When New York couples are in the middle of a divorce, it is often precipitated by one spouse informing the other that he or she wants to end the marriage. The person who has been served with divorce papers might not be sure of what to do. In some instances, they might simply ignore the case hoping that the other party will change his or her mind or function under the mistaken belief that it cannot go forward if they do not participate. That is an error that can be costly personally and financially. Even if the person who was served with divorce papers still believes the marriage can be salvaged or does not believe there are issues that need to be settled, it is wise to file a response.
Key points about filing a response
There are certain facts to remember about filing a response. If the service was done in New York State, the defendant will be given 20 days to file a response. If it was outside of New York State, there are 30 days. The defendant has three options. First, the Affidavit of Defendant can be signed and returned. This makes it an uncontested divorce and will subsequently be placed on the court calendar. Second, the defendant can file a Notice of Appearance and contest the case. Finally, the defendant might not follow through on either of these choices. This is a default.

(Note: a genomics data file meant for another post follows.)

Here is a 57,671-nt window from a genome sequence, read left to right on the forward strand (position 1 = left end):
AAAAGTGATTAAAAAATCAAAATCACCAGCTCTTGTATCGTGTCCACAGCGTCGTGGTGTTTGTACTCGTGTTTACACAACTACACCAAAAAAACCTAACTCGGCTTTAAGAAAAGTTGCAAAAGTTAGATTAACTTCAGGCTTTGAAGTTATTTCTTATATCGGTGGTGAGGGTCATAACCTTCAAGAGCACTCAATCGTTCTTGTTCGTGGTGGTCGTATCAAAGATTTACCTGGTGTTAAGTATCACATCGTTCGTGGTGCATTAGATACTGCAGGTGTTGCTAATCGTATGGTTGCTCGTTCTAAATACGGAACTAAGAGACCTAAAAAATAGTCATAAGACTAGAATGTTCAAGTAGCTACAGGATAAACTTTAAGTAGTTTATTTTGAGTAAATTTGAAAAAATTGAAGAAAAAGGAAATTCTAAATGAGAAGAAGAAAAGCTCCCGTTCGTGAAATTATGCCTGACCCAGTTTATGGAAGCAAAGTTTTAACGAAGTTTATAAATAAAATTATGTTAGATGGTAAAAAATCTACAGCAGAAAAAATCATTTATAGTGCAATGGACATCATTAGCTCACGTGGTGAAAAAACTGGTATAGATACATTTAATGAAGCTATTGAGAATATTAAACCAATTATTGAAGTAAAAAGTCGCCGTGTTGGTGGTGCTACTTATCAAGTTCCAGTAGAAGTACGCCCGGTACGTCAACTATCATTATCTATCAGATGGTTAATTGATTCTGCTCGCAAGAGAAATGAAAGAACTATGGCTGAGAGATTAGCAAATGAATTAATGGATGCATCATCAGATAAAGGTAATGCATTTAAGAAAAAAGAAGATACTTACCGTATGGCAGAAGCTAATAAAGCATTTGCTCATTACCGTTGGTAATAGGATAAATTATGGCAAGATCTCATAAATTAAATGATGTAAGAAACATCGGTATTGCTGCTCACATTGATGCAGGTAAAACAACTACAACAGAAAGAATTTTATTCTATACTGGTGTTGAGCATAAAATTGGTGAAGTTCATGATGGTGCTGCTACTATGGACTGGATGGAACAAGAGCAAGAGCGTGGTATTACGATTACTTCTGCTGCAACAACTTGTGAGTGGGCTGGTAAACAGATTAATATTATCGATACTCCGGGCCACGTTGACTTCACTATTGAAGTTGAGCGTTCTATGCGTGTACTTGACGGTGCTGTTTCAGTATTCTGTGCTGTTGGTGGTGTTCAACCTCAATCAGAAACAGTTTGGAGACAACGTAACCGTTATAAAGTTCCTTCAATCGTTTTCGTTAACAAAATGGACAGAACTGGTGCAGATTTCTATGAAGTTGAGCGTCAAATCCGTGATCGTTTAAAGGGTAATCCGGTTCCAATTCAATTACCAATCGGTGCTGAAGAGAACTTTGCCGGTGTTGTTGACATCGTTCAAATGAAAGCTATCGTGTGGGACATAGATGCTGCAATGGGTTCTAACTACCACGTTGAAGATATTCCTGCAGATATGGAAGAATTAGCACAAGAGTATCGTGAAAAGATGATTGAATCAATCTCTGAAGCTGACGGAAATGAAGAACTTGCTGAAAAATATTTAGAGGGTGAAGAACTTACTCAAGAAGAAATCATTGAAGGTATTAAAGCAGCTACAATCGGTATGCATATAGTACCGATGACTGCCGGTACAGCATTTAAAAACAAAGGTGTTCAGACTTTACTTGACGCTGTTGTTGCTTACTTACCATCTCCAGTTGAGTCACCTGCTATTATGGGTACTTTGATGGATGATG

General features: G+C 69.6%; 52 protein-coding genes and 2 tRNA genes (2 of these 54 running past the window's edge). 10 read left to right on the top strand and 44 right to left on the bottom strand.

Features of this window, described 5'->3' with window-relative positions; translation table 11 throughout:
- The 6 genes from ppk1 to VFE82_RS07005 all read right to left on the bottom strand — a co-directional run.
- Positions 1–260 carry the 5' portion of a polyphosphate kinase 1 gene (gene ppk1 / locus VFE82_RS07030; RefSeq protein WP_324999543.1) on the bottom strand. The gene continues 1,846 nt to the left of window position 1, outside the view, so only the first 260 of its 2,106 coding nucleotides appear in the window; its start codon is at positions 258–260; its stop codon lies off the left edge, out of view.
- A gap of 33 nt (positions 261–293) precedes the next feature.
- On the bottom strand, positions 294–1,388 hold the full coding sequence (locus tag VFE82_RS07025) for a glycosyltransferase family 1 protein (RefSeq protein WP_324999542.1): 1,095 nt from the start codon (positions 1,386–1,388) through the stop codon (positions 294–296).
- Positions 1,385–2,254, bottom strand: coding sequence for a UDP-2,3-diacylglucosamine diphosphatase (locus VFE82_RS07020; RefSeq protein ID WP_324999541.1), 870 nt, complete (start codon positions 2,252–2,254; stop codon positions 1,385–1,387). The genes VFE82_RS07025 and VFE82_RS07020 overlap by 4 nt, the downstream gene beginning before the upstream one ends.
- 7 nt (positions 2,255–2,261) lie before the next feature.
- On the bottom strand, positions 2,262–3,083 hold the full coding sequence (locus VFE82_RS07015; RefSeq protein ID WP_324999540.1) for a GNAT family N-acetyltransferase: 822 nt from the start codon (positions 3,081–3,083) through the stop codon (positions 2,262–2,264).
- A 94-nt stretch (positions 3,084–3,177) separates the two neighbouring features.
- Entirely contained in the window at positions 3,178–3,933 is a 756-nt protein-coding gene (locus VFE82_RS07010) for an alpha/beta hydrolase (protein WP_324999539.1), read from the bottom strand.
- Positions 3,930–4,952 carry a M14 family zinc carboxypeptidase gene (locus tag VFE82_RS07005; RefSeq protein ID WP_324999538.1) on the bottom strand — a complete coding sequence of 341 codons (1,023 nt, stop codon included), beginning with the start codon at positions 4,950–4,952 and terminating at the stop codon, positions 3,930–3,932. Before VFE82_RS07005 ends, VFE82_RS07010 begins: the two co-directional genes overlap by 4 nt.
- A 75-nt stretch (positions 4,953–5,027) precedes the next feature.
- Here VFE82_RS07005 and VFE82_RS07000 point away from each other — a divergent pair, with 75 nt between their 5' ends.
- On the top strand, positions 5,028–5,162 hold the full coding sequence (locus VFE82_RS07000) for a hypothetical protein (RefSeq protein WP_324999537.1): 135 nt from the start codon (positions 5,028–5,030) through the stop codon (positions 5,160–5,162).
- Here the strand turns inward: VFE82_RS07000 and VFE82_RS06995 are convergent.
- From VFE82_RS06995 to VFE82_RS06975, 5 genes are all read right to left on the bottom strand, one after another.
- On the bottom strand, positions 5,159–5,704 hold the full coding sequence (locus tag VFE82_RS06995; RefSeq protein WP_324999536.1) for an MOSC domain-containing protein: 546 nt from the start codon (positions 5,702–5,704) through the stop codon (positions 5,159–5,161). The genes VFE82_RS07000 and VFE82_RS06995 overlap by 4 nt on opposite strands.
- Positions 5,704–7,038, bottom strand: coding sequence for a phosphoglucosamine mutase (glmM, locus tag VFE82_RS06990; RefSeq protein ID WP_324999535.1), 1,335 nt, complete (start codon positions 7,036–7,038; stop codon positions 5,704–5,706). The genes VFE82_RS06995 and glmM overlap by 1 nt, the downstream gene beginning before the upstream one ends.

The problem with a default is that the person who filed the case will generally get whatever he or she wants once the case is finalized. If, for example, there are children, the defendant will not have the opportunity to present a case for custody and visitation. The same is true for property division and any other aspect of the marriage. For an uncontested divorce, they can agree about these factors on their own and avoid a rancorous proceeding. If it is contested, the court will decide on lingering areas of dispute. Simply failing to reply takes the defendant’s preferences out of the equation and can be problematic in myriad ways.
Knowing how to respond to a divorce filing may require assistance
Of course, in some circumstances where there is little property, no minor children and the general areas of disagreement that come up in many divorces are not relevant, it might not matter whether a person responds after being served with divorce papers. Still, most cases have some concerns that must be addressed and it is wise to understand the value of being protected. Consulting with professionals in these types of cases can provide advice with how to craft a strategy based on the person’s needs and goals.